Coventry Ordnance Works

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Coventry Ordnance Works was a British manufacturer of naval artillery systems with its major site located in Coventry, Warwickshire.


The company had its roots in Mulliners Limited, a carriage building concern founded by Herbert H. Mulliner. In 1895 Mulliner started making scientific instruments, and with F. Wrigley started producing tools for the more complicated parts of ordnance. By 1902 this concern had become the ordnance producer Mulliner-Wigley. In December of that year the steel producer Cammell, soon to acquire shipbuilders Laird Brothers, formed a committee to decide whether to purchase Mulliner-Wigley, which it did in 1903 for £142,566. In 1904 the shipbuilder John Brown & Company became a partner in the concern. The aim of the concern was for Cammell Laird and Brown to arm their own warships without having to buy from their rivals, Armstong and Whitworth, Vickers and Beardmore. In 1905 the Fairfield Shipbuilding and Engineering Company (in which Cammell owned a share) became a co-owner of the company. At this point John Brown owned half the shares, and Cammell and Fairfield a quarter each.[1]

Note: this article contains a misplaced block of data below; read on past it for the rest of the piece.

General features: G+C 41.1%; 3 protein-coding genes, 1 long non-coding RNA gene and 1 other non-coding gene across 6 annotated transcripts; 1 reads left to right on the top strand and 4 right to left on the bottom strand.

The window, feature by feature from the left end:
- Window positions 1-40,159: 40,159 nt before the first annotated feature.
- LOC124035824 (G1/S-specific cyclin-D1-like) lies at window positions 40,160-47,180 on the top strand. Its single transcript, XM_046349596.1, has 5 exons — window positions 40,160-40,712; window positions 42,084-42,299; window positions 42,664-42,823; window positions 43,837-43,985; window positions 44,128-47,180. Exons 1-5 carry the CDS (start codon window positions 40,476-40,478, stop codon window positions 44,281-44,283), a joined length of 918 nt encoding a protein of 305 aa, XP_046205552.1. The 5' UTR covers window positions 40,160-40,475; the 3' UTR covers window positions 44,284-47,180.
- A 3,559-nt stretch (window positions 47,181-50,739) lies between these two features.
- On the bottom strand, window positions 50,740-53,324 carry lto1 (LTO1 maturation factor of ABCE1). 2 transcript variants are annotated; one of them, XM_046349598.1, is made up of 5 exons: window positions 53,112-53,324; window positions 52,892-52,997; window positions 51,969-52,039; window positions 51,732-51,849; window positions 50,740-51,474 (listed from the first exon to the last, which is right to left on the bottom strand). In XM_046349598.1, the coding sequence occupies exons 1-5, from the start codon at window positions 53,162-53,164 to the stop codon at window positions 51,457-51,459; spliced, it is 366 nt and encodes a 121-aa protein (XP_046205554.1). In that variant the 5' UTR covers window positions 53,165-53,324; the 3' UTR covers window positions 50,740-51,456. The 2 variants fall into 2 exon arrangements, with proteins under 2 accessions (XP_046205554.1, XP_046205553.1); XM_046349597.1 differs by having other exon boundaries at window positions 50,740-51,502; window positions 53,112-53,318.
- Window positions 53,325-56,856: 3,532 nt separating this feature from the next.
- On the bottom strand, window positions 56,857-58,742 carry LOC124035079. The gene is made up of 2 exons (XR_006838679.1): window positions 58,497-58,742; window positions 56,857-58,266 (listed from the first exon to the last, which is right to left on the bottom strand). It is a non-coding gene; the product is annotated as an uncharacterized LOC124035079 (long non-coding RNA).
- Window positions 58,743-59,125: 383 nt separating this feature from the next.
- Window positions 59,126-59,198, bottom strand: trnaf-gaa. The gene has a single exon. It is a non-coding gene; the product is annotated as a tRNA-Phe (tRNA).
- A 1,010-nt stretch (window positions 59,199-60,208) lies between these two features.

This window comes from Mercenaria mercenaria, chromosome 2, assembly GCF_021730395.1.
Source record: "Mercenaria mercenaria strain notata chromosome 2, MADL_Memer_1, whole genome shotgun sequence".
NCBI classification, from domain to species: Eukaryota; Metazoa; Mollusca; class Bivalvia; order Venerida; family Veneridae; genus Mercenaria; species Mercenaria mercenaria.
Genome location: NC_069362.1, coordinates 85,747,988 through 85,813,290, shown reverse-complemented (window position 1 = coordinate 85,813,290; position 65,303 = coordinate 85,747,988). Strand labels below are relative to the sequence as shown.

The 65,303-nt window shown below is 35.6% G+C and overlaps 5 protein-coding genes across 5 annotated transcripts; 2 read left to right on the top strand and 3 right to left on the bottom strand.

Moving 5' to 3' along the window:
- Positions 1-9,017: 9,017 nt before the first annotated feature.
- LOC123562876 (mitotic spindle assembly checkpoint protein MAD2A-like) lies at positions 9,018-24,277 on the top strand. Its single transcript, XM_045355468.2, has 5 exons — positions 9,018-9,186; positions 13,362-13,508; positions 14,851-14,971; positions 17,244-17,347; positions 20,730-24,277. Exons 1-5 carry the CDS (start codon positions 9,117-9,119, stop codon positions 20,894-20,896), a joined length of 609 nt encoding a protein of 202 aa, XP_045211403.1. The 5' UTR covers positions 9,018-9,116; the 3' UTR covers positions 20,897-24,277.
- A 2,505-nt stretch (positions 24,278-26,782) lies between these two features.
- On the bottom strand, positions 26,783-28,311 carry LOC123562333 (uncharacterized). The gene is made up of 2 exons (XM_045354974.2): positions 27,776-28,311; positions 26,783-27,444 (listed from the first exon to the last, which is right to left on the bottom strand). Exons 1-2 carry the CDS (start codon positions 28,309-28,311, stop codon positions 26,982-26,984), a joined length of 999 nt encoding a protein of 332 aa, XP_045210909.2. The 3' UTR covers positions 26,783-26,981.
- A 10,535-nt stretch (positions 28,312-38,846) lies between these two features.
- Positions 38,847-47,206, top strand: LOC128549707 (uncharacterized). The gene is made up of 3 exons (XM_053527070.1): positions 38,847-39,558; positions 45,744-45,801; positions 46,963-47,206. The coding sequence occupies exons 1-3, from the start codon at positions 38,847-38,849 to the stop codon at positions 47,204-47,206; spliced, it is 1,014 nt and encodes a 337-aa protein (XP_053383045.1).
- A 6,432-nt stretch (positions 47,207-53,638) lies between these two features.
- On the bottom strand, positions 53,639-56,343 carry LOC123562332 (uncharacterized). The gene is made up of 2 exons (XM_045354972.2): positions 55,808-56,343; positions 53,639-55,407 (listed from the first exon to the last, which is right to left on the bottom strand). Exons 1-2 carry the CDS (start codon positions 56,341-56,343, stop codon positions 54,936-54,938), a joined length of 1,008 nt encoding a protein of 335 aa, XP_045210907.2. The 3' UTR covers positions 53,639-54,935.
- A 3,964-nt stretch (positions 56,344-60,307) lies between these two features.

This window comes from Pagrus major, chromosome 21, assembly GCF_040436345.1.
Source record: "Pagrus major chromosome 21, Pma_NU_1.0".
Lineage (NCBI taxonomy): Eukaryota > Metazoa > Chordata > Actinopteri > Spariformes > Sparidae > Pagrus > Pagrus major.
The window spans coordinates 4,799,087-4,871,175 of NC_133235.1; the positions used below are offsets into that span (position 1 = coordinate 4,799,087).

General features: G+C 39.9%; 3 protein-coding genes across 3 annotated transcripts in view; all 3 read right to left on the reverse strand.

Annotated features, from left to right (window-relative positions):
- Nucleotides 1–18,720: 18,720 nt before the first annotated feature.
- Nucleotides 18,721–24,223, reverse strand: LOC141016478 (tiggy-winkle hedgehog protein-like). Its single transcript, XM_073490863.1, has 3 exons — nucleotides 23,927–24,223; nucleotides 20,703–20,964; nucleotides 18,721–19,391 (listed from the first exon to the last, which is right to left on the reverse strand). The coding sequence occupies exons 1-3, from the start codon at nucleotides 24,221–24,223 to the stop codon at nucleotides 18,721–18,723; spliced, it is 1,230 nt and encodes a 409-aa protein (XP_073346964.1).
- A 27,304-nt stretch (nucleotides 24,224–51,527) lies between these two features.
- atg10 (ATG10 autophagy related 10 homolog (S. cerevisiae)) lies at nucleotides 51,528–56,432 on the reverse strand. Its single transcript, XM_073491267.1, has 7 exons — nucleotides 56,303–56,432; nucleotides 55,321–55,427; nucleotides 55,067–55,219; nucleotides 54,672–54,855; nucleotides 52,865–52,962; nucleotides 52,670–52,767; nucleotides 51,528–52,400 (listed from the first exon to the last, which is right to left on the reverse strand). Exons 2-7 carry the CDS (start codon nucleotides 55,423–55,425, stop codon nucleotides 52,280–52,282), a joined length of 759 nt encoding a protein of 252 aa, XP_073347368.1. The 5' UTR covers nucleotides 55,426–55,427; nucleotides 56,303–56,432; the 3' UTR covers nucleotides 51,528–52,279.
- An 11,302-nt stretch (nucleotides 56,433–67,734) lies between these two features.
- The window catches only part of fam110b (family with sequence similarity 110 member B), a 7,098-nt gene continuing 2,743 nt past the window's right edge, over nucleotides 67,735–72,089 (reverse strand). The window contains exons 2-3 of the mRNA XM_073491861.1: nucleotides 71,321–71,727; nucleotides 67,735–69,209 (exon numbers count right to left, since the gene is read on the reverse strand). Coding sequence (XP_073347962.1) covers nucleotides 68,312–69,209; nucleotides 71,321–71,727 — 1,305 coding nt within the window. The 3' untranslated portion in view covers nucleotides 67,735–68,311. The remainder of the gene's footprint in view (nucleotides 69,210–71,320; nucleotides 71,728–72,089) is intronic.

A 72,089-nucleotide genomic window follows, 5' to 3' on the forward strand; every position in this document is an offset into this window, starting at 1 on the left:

The company had a shell-filling establishment at Cliffe, on the River Thames near Gravesend. A proving range was located on the Wash at Freiston, near Boston.

Coventry Ordnance Works profits and losses 1910–1918:[2]

Date Profit (Loss)
1910 (£50,952)
1911 (£187,243)
1912 (£145,407)
1913 (£48,661)
1914 £58,441
1915 £221,767
1916 £253,048
1917 £188,719
1918 £137,485


Coventry Ordnance Works constructed the following 13.5-inch mountings for the Royal Navy:[3]


  1. Warren. pp. 140-143.
  2. Warren. p. 149.
  3. Hodges. The Big Gun. p. 64.


  • Warren, Kenneth (1998). Ships, Steel and Men: Cammell Laird, 1824-1993. Liverpool: Liverpool University Press. ISBN 0853239223.